We prefer 1300nm optical fiber over 850nm optical fiber because later one is more efficient. So am selecting 1300nm optical fiber. But I want to know the possibility of using same cable to transmit 850nm signal. Please help.

  • $\begingroup$ Your losses will be higher, certainly, but it will probably be OK for short hauls (which is what 850 is used for anyway). $\endgroup$ – Jon Custer Mar 16 '15 at 14:27
  • $\begingroup$ You way "later one is more efficient" but they you way you want select the former one? You need to look at the transmission curve for the fiber you choose. Is the transmission good at 850? If you expect mono-mode transmission you may not get it because the fiber may be too wide. There is a lot of optical engineering in this question... not a lot of physics. Consider migrating to the engineering.SE $\endgroup$ – Floris Mar 16 '15 at 20:34

Most 1300-nm optical fiber systems use single-mode fiber. Most 850-nm optical fiber systems use multimode fiber. Therefore, typical 850-nm transmitters are designed to couple into multimode fiber.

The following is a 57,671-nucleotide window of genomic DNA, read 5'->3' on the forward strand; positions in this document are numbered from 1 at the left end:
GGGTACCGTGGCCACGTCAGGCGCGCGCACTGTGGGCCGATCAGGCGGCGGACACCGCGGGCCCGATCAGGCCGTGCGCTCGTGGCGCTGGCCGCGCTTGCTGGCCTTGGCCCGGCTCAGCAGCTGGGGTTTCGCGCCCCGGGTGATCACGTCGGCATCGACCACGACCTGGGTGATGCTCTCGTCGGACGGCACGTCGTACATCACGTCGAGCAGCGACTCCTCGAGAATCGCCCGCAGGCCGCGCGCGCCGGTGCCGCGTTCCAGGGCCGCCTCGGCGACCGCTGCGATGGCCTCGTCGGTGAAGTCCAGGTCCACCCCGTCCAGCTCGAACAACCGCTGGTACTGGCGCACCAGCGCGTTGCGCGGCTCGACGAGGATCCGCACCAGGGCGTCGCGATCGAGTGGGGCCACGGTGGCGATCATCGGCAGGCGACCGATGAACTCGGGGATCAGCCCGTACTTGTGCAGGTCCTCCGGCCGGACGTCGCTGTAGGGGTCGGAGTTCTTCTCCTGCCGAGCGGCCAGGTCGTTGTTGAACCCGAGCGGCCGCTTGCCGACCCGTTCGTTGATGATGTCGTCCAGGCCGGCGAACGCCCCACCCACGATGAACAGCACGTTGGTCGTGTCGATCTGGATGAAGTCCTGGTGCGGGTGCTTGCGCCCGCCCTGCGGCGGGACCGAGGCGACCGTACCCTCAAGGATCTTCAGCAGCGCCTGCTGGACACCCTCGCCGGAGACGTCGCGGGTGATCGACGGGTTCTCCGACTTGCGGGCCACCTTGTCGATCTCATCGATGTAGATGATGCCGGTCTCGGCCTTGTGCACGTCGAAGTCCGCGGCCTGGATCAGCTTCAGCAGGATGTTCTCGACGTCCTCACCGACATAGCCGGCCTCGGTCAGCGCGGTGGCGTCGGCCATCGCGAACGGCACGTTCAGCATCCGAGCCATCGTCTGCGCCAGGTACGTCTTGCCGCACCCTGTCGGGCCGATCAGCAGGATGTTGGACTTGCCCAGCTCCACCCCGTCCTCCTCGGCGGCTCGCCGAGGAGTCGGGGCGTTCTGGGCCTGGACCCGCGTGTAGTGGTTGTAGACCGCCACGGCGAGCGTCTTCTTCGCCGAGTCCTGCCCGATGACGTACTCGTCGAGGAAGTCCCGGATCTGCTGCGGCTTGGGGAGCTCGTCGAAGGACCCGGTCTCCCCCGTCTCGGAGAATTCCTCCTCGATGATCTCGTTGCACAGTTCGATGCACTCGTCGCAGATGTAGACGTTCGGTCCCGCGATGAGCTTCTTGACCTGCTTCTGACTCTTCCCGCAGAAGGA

Coupling into multimode fiber only requires focussing the light down onto a spot about 50 um in diameter. Single-mode fiber, on the other hand, typically has a core diameter of about 9 um.

Because of this, practically, if you take an off-the-shelf 850-nm transmitter and attach it to a typical fiber meant to be used for 1300 nm, the coupling efficiency will be very poor and only a small fraction of the tranmitter's power will reach the receiver.

Of course it's possible to design an 850 nm transmitter for coupling to 9-um fiber. If you had such a specialized device, then the main limitation would be that Rayleigh scattering losses increase for shorter wavelengths, so the fiber will have more attenuation for the 850-nm light.

If you tried to use an even shorter wavelength, like 680 nm, you could have an additional difficulty because the fiber designed to be single mode for 1300 nm would actually be multimode at the shorter wavelength, and this would increase the system dispersion.


Not the answer you're looking for? Browse other questions tagged or ask your own question.